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Developing countries are often unable to compete with the science and technology opportunities in industrialised countries. Although some nations, such as Brazil, China, and India, are holding on to more of their graduates by investing in education and research, many others are still seeing a steady emigration of scientists.

In this article, Nancy Gore Saravia and Juan Francisco Miranda explain that boosting science and technology is key to stemming the brain drain. Although tax incentives and prestige awards can lure scientists back home, a good scientific infrastructure will be needed if scientists are to work in their native countries.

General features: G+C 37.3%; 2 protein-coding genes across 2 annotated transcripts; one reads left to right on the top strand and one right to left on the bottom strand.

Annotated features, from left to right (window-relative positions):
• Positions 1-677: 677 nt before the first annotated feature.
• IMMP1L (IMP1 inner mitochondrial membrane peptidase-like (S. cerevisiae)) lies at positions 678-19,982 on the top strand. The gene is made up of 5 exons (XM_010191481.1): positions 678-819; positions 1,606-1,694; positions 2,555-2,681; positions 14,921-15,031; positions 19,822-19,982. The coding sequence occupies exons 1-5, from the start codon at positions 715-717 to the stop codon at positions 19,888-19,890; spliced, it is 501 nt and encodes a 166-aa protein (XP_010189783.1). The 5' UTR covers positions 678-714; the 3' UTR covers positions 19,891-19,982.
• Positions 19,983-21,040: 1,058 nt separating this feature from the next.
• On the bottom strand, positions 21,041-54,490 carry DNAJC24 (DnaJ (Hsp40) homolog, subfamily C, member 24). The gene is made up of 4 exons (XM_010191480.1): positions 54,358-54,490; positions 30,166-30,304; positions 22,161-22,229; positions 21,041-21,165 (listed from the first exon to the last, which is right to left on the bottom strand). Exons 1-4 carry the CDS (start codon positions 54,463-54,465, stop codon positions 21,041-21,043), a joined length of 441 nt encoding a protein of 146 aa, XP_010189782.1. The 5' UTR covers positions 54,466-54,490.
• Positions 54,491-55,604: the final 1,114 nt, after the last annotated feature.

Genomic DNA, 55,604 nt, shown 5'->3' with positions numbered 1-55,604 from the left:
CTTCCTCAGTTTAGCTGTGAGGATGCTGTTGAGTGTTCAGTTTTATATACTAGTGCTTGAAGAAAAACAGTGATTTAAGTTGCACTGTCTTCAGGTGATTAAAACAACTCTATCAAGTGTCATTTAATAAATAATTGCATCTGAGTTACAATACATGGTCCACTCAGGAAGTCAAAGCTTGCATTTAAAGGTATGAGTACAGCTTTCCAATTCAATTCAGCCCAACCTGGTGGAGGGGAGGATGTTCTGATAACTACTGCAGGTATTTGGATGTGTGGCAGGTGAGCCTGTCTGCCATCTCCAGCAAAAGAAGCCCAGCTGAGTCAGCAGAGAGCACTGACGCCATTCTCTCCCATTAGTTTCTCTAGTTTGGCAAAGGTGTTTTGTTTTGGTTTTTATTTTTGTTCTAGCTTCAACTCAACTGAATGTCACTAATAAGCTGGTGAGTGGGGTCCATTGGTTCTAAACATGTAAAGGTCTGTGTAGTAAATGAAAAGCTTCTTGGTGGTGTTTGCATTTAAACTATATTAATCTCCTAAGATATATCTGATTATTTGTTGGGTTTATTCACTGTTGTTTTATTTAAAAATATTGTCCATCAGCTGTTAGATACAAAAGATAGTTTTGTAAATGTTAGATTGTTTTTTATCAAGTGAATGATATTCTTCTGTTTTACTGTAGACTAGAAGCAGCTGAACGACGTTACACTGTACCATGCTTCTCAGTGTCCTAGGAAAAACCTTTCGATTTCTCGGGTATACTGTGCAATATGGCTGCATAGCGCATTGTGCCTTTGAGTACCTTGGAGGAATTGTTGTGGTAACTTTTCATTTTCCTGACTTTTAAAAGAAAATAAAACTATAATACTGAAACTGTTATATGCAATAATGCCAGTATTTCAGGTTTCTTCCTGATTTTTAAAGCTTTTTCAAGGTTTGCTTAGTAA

The authors suggest governments could channel a portion of remittances sent from overseas (for example money transfers from citizens living abroad to friends and family back home) into social development. Mexico is the only country so far to do this. And countries to which scientists emigrate could pay a fee to the home countries as reimbursement for the cost of training.

Full article in the Bulletin of the World Health Organisation (Abstracts are available in Arabic, French and Spanish.)

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